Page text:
25 September 2009

Goodbye KL!

After nearly half a year of living in KL, I at last say goodbye to a city that has grown on me, the friends that I have gained and that made it special, and an intense internship that gave me a taste of the future.

It seems unreal therefore, to be sitting in a plane, in a baju kurung, reading Urban Odysseys – KL short stories at last (I read about the publisher's launch event of it on somebody's blog when I first came here), have one last nasi lemak on the plane and return back to London, the city that spit me out in the first place.

I discovered a whole new country and even saw more places than the average Malaysian (“Oh! You went to...!? Even I haven't been there and I live here. We Malaysians don't like to travel so much”). I even learned one or the other thing about my mother. I learned about a country's way to balance multiculturalism, nationalism, religion and secularism. I learned about the reality of law(lessness) on the streets, how frustrating impunity is and how to avoid being ripped off. You know you know a place really well when you can tell the distances within a city by the price on the meter.

Although KL is a badly planned city, there are some things I am going to miss:
  • Fresh apple juice (green apples freshly pressed), lime juice and Chinese red date juice
  • Fresh mango, rambutan
  • Working under palm trees
  • The warm weather
  • Good sheesha and affordable eye-rolling reflexology
  • Kuih (Malaysian desserts usually made with sticky rice and coconut, often wrapped in leaves)
  • The ease to travel around Southeast Asia from KL

Regarding my internship, it is with mixed feelings that I am handing over work, clearing my desk, buying some goodies, going from department to department to say goodbye to everyone.

Many intense months in which I would get up, rush to an intense day at the office, hunt groggily for a taxi (if Hugh Jackman says he showers cold in the morning because that really pisses him off and gets him ready for the day, he should try living in KL without a car for a while), arrive for a long, intense but rewarding day that requires sharp concentration and a focused mind all throughout and after, return home by 12 midnight, jump into bed and wake up seven hours later to start the same thing all over again.

If anybody would have told me that this is what my time in KL would be like, I would have told them “That's crazy!” But here I am and I did it. We all did it.

Of course, an experience like this makes you wiser too, so it's not the whether or not but rather the how that turned out in a rather unpredicted and quite surprisingly diverse way. Living on a different continent is the ultimate test – you learn to navigate your way through a different reality, you realise that certain pre-conceived notions of innate global politeness do not manifest themselves in the same way around the world (it's one thing to know it and another to experience it). You learn not to rely on anyone and at last, your gut-o-meter comes to good use to gauge unfamiliar experiences or even uncomfortable encounters.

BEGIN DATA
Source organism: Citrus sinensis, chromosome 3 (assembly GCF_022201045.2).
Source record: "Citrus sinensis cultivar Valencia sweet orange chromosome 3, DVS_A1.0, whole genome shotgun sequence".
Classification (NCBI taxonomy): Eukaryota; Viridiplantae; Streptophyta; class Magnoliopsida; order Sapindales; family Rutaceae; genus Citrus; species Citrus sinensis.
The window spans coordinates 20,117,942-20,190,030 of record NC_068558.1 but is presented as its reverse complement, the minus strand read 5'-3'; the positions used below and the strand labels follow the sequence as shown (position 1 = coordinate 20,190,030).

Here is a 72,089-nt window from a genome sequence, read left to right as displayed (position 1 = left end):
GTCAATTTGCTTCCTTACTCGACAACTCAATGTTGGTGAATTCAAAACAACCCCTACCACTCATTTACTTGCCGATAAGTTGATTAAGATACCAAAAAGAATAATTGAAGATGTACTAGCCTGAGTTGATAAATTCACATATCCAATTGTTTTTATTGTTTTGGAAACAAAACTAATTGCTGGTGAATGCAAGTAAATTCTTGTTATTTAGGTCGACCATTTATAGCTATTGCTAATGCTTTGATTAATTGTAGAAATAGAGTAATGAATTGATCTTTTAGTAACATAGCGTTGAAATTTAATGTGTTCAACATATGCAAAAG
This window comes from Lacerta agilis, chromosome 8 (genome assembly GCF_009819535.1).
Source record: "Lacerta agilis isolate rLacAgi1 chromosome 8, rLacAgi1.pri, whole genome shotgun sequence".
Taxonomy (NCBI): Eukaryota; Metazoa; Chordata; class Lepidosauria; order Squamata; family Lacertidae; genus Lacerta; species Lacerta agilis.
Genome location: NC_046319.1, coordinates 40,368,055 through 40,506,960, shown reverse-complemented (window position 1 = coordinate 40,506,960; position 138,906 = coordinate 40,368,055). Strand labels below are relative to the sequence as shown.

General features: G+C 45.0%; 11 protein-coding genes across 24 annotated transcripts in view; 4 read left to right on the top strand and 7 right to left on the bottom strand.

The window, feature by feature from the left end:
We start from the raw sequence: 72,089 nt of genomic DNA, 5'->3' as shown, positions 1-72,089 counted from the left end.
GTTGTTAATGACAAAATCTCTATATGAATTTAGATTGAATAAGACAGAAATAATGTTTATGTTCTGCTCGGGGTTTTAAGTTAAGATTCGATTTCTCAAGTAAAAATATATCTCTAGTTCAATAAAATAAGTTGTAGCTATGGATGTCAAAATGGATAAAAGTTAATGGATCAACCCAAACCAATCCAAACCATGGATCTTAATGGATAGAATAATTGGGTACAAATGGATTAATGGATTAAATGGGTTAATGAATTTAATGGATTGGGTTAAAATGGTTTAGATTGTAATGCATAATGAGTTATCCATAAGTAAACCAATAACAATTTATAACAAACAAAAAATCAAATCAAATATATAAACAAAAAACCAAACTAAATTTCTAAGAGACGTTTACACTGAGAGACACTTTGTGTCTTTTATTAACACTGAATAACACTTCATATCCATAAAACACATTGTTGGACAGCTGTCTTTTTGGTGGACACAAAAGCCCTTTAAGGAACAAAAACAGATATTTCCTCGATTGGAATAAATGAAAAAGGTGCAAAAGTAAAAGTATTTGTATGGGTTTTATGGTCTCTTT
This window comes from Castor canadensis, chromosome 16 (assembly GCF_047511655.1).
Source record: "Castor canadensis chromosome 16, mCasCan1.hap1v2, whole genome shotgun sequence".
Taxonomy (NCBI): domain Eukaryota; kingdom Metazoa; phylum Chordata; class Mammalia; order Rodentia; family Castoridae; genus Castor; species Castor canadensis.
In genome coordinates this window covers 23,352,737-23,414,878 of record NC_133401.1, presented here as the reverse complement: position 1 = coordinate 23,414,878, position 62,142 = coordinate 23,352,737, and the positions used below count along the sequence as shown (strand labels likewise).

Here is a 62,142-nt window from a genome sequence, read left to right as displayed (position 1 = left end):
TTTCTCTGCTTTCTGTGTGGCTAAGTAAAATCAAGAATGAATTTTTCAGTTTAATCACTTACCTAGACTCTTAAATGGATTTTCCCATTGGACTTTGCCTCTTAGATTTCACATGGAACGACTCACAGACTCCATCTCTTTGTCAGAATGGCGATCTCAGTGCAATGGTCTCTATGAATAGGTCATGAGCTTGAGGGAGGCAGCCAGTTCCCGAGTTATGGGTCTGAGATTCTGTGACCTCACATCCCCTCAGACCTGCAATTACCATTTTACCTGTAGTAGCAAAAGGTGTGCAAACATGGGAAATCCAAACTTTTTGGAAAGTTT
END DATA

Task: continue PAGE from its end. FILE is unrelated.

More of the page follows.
Trying out new food was another regular source of adventure. I yet have to taste The Durian, my local friends tell me that I only become a real Malaysian when I have tried this sickish smelling fruit, a delicacy banned in some public places, hotels etc. because of the distinctive smell!

People are often surprised to find you, a young woman, living half a globe away on your own (to work for free!!!), with no parents or friends or relatives to look out for your welfare and safety! "Wow, youuu very courageous!", they often say, genuinely impressed. And the astonishment and excitement (and even, at times embarrassment) when they find out you speak Malay, albeit only the same few phrases! "Youuu speak very good Malay, lah!!!" Just try and imagine middle-aged Austrians not frowning at every time you mix up your nominative and dative! They tend to have much higher expectations from foreigners learning German, a much more difficult language!

You also learn funny nothings and find amusement at the most trivial discoveries, for example that bread, when left on the kitchen counter, wrapped in plastic to preserve it from drying out, tends to mold - because of the hot humid climate. Didn't think of that, huh?

And of course, you learn about Asian religious lifestyles whether Buddhist, Muslim, Christian or Hindu. I was especially keen to get a bigger insight into Southeast Asian forms of Islam not without studying its (in)direct political role in a multiracial societies like in Malaysia. Likewise, I wanted to capture the beautiful aspects of it as well - and beauty I found!

Altogether, I learned a lot, I enjoyed a lot, I lived a lot!

2 courageous comments!:

natascha said...

i find that german language speakers are the most arrogant (well, next to the french, probably) when it comes to people learning their language. in austria you are looked down on when you have a foreign accent, while here in london it's completely normal for people to have an accent that reveals their heritage. strange, isn't it?

Heidi said...

I guess it might sth to do with (pride of) literary traditions perhaps but definitely deserves further insight.

As my Indonesian teacher put it, "UNCOUNTABLE NOUNS - If you have ever learned English, you will be familiar with the concept. If you are a native English speaker, you probably won't" (mind you, he's from the UK!)